Travis Baumgartner, age 22, has been sentenced to life in prison with no chance at parole for 40 years after murdering 3 coworkers and critically wounding another in a June 2012 robbery attempt. Baumgartner had been working for G4S Cash Solutions for only 3 months when he decided to steal money from an ATM he and his crew were reloading at the University of Alberta. That is when events took a turn for the worst. Instead of simply grabbing the money and running, Baumgartner shot the three coworkers attending the machine with him at point-blank range in the back of the head, and then proceeded to rush to the company truck to shoot the remaining member of his crew. The initial three coworkers died instantly, while the fourth is still attempting to recover from horrific brain injuries.
Unlike the United States, the death-penalty is not legal in Canada, where the crimes were committed. Until 2011, sentences involving multiple crimes were given with concurrent parole terms, meaning anyone could apply for parole after 25 years. However, in 2011 the law changed to allow for consecutive parole terms in instances of multiple murders. This makes Baumgartner’s sentence the most severe punishment handed down by the Canadian judicial system since the death penalty was outlawed in 1976.
Associate Chief Justice John Rooke had some harsh words for Baumgartner during his hearing: “These are absolutely some of the most horrendous crimes that anyone can imagine. It’s hard to put into words the revulsion of society, of this court, of the public.” Rooke also stated that Baumgartner showed “absolutely no compassion for life” and that Baumgartner seemed not to understand the grave and serious nature of the atrocities he committed.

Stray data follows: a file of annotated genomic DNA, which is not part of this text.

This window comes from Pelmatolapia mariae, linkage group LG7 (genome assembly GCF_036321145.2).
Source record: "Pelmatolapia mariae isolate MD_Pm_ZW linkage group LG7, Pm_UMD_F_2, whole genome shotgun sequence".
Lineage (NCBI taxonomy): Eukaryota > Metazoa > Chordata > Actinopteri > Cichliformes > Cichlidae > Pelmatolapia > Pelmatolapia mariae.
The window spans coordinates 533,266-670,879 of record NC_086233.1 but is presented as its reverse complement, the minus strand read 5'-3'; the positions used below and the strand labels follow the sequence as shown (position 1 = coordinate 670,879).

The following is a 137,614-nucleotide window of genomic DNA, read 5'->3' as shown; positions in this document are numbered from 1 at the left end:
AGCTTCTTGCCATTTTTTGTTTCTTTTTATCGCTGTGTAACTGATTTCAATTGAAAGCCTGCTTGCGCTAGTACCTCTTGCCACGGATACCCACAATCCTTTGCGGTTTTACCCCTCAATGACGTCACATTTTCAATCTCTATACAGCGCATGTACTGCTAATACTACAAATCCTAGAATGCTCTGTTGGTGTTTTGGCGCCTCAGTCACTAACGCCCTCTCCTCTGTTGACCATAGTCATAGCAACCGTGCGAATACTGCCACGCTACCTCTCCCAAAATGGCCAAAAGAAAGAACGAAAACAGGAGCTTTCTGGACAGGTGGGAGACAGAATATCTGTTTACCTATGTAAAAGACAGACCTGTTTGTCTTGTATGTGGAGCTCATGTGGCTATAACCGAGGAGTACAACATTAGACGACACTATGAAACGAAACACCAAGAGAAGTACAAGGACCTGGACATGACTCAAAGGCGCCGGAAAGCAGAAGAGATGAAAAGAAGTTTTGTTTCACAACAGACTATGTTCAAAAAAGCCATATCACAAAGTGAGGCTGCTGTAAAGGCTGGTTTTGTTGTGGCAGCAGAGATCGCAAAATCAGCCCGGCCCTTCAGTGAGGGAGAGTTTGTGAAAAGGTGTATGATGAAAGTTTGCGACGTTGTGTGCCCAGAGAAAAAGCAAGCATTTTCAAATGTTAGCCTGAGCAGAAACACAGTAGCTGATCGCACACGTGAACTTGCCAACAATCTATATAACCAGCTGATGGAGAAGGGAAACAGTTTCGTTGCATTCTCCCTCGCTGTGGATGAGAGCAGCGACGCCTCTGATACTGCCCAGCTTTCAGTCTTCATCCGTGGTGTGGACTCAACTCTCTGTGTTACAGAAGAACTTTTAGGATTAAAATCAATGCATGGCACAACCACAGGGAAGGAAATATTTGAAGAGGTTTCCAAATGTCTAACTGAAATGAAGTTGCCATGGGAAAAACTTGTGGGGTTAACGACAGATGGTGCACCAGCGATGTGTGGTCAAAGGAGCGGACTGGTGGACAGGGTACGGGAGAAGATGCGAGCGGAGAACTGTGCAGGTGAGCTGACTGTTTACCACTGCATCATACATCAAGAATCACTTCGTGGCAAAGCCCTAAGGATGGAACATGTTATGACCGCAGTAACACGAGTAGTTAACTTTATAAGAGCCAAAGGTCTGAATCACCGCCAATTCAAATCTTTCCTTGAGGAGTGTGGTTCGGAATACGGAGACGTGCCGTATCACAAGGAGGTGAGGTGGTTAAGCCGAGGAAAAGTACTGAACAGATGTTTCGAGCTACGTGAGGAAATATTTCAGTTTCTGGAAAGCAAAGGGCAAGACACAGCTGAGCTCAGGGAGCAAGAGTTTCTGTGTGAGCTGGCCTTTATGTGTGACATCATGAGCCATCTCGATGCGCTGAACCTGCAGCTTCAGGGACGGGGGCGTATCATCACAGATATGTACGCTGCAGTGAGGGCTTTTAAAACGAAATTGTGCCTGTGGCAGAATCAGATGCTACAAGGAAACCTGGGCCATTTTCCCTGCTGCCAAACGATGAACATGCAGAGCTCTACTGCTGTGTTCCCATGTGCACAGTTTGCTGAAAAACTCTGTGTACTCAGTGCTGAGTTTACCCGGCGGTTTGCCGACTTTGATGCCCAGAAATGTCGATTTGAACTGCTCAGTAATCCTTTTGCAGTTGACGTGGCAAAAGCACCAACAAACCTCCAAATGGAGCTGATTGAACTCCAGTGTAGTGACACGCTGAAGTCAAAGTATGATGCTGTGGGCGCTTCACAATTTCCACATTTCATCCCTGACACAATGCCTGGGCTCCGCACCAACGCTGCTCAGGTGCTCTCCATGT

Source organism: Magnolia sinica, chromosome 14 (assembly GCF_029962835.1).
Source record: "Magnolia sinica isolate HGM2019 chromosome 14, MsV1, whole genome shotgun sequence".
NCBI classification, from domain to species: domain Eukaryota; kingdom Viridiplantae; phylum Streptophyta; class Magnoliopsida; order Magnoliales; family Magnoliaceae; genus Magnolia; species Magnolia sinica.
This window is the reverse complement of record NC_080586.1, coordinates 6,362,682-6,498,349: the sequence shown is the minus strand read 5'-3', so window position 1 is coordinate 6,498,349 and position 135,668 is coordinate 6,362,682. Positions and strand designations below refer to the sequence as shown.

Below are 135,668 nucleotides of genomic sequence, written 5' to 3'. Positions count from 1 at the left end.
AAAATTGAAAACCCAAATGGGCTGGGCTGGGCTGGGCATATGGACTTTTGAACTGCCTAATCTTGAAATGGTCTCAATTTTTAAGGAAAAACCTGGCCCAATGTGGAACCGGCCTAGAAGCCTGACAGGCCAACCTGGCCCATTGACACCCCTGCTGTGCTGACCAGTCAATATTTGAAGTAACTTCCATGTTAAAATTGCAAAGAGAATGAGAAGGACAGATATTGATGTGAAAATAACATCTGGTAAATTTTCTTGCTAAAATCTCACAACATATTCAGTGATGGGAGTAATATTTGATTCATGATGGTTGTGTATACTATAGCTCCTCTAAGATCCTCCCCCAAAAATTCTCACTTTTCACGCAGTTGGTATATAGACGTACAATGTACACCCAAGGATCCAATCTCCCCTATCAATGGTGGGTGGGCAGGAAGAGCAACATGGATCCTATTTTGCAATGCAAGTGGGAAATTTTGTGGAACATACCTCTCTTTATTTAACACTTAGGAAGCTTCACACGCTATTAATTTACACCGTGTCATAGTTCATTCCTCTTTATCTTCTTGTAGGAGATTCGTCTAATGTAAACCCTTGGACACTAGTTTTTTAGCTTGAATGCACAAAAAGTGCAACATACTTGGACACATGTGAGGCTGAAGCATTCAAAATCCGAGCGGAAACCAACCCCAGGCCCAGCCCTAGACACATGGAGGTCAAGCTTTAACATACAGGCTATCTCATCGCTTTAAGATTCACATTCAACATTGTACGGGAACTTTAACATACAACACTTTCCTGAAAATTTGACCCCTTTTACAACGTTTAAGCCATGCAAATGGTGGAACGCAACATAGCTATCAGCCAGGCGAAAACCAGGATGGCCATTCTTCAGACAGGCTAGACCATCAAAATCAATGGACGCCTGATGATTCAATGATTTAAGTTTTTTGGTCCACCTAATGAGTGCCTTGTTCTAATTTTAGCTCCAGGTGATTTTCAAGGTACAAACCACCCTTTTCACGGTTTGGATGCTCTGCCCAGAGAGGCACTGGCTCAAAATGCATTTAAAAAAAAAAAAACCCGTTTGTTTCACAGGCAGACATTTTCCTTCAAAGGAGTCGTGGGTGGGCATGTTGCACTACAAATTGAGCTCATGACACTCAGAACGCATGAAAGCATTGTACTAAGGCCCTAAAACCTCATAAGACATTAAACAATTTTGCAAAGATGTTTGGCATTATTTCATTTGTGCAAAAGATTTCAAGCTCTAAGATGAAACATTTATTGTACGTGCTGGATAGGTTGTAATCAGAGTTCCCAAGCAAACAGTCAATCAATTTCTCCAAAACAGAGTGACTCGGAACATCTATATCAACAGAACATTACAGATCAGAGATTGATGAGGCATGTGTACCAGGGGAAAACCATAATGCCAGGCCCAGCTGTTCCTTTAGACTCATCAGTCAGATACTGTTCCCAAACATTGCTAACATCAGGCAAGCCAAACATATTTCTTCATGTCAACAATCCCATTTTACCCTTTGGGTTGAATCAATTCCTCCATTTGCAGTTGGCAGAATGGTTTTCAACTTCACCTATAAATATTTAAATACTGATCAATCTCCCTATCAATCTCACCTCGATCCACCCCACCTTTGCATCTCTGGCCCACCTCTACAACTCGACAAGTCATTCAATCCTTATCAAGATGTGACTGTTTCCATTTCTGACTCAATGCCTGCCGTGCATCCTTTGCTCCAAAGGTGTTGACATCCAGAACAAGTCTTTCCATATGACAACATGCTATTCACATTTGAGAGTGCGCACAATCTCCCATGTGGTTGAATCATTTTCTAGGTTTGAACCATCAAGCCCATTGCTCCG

Justice Rooke was not the only one to have harsh words for the actions of Baumgartner. Joseph Rejano, brother of murdered coworker Eddie Rejano, gave reporters the following statement: “Call it justice — sure. My way of justice is back in the old days — hang him. That’s justice for what he did.” Victor Shegelski, husband of murdered coworker Michelle Shegelski, also voiced his opinion of what should have happened to Baumgartner: “I think he should just be taken out behind the shed and put down, personally,”
While there were obviously strong feelings toward what Rooke and surviving members of the family thought should be done to Baumgartner, Justice Rooke still allowed Baumgartner’s sentence to be more than fair. Rooke stated that while he believes the murders were premeditated and that Baumgartner committed the revolting act of murdering those he was supposed to protect, Baumgartner received the sentence he did because of two key factors: 1) He plead guilty and saved the families a drawn-out trial; and 2) The parole of 40 years will allow Baumgartner a chance of exiting prison while still alive, hopefully ensuring good behavior and repentance while serving his sentence.
Image via Facebook